Missouri voters deserve a say on campaign donation limits
08/14/2013 2:59 PM
08/18/2013 5:57 PM
Here’s a recap of an embarrassment that should unite Democrats and Republicans toward a fix:
“Rex Sinquefield has donated more than $25 million to various Missouri politicians and campaigns over the last five years. And he’s heading to court to make sure that can continue.”
That was the beginning of a front page story this week. It’s the latest chapter in an egregious situation that somehow never seems to get much traction in the public consciousness.
Missouri is the only state with no limits on campaign donations and gifts to lobbyists. The legislature created this assault on voters in 2008.
Now, St. Louis businessman Sinquefield has filed a lawsuit to keep Missourians from having the opportunity to vote on restoring limits. One of his arguments is that limits would undercut his free speech.
Hey, Rex, how about the free speech of those with less money, like the average voter?
This outlier status of Missouri makes a mockery of our elections. The proposed ballot language would let voters decide if the state constitution should be amended to cap donations at $2,600 per election in statewide and legislative races.
Stop if you feel a tinge to knee-jerk with platitudes of support for Sinquefield by assuming that he supports conservative causes. Ditto if your perspective is fueled by a grudge against any initiative funded by Sinquefield.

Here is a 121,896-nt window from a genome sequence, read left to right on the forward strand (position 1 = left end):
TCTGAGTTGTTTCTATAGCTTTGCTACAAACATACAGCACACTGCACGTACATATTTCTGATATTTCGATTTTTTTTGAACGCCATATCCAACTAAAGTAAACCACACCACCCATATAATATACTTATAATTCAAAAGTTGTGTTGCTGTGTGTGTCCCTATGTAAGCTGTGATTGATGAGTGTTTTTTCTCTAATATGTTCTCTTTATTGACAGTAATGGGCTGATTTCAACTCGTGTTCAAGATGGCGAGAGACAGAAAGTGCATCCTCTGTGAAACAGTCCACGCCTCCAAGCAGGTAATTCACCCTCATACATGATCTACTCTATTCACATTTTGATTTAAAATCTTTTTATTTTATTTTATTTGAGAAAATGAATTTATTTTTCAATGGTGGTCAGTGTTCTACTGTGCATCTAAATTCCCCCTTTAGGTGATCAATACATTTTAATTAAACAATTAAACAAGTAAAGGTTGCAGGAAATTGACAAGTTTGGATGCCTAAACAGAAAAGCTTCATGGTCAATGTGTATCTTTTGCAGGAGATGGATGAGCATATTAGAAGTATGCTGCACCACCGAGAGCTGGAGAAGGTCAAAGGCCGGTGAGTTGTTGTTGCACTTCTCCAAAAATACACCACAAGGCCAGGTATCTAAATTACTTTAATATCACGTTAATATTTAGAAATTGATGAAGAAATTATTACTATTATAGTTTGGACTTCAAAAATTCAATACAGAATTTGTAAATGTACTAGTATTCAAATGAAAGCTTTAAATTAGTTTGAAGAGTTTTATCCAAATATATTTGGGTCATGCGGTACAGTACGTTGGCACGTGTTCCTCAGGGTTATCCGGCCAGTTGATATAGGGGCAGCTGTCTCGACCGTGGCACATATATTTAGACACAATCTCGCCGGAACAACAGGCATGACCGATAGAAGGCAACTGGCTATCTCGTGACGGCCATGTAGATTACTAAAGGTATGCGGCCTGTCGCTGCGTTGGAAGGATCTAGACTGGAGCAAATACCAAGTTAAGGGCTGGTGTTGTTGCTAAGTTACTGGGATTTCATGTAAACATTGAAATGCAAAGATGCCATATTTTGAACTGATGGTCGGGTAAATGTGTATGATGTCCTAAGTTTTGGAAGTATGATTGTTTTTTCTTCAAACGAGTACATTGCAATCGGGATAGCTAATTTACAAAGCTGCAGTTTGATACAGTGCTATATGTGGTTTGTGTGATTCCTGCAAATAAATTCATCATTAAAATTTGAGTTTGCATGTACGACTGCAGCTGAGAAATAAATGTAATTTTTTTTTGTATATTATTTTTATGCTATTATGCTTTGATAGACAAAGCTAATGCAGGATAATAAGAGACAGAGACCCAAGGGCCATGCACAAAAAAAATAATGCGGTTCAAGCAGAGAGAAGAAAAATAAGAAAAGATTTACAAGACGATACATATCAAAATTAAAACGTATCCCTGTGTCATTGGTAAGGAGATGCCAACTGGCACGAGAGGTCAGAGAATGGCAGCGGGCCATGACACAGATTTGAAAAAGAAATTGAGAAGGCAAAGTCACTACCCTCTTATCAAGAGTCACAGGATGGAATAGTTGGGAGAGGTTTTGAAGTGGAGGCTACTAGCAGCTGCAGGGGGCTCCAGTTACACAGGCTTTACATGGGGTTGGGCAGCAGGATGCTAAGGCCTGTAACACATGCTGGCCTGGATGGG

The issue is campaign contributions, the lack of transparency in our state. It undercuts the rights of voters no matter what their political inclinations. Besides, Sinquefield co-founded the libertarian-leaning Show-Me-Institute.
Sinquefield in this instance is facing down some of his compatriots, the conservative group Missouri Roundtable for Life, which has backed anti-abortion and anti-stem-cell measures.
And that is a pertinent point. In this case, it is a conservative cause that sees how no limits has hurt their issues, so they are pressing for the ballot proposal. In other times, it will be liberal issues, or an issue between right/left leanings.
This is the perfect scenario to illustrate the situation.
Given recent U.S. Supreme Court rulings, the existence of other ways to anonymously donate large amounts, the ballot proposal is merely a baby step toward a wide range of necessary reforms.
But it is one Missourians deserve a chance to vote on. One man shouldn’t be able to buy off this election.
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